How Animals Can Help Improve Speech
Having something soft, warm, and loving to interact with has long been viewed as medically beneficial. There are many ways animals can be used to help children improve their speech capabilities within therapy sessions and at home.
Animals tend to evoke happy feelings from patients. Therapists can use pictures of animals and ask children to identify the animals or qualities of the animals or encourage the child to make the sounds of various animals. Animals can be placed into categories or be used for role playing and imaginative play activities to further develop language and communication skills.
Animals can be used in a speech therapy session as well. They are often used in nursing homes and long-term care facilities because of the feeling of familiarity patients often have towards animals that they have difficulty establishing with new people. Patients are encouraged to greet the animals as they are brought into the rooms and then are asked questions about the animal in order to encourage functional language.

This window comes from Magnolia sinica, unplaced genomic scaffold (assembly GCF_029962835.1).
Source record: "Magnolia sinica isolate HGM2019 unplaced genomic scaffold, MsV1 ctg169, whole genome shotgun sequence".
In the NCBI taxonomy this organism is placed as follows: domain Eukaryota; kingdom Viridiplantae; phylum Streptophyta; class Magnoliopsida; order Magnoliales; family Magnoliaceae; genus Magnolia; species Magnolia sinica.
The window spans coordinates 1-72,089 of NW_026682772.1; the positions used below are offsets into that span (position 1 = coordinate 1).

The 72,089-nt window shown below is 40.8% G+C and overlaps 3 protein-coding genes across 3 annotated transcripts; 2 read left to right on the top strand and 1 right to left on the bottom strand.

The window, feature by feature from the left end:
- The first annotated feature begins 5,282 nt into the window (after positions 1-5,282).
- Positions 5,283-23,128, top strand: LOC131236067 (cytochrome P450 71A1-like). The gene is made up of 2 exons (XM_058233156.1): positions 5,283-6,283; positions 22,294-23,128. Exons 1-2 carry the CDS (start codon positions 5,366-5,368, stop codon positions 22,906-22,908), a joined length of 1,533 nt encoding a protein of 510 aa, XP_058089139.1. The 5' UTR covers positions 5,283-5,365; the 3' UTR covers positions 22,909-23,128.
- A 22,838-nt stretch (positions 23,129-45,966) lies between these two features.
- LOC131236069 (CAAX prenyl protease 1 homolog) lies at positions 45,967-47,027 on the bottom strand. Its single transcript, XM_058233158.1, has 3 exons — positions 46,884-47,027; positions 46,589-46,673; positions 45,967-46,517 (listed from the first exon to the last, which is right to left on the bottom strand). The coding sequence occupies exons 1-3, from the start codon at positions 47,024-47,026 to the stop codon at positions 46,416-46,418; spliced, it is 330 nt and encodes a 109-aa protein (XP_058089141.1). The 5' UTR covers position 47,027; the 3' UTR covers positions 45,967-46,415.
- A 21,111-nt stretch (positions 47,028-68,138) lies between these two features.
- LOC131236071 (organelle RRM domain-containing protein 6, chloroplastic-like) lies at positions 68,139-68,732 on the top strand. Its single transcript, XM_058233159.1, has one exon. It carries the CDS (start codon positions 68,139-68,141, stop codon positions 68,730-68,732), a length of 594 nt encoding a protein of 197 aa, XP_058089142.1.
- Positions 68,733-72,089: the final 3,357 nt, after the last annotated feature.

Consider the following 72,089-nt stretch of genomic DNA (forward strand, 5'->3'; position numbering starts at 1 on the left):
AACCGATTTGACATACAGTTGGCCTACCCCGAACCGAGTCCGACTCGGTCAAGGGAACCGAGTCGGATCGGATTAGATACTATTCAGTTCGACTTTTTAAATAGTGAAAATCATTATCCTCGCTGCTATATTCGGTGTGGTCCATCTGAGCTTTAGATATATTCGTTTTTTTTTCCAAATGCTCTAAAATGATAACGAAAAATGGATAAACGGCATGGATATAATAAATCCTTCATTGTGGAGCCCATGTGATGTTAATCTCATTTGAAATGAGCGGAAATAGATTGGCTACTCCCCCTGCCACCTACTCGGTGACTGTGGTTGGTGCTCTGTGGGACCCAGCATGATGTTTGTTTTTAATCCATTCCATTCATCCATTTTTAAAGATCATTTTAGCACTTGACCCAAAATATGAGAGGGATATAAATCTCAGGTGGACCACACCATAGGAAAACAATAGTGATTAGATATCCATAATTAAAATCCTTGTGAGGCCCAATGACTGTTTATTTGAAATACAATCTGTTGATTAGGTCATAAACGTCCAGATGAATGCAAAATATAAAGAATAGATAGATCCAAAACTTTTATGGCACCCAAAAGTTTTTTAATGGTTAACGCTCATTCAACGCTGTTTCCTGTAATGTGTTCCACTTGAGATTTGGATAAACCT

Establishments that utilize therapy animals for a variety of conditions, including autism, depression, stuttering, and ADHD have also experienced substantial success. Horses, dolphins, dogs, cats, and even goats have been used to support speech therapy goals.
Even animals that have no therapeutic training can be beneficial in the development of speech abilities. Children with autism who have a dog have shown improvements in their social skills, including speech. In part, this appears to be because it gives the child an opportunity to bond with the animal and makes them more likely to engage with it both verbally and nonverbally. It also gives the child and other family members a common object of interest they can discuss and interact with together.
While not as extensively studied, other animals that a child feels an affinity for can function in much the same way. Family members and friends can use any pet the child enjoys as an opportunity to engage meaningfully with the child and encourage him or her to verbalize more frequently.
While not every patient will respond favorably to animals, a remarkable number do have a positive response to the inclusion of animals in their therapy routine. Therapists who have found it difficult to engage a specific patient in therapy may find it beneficial to investigate the inclusion of animals in order to facilitate greater interaction with the patient.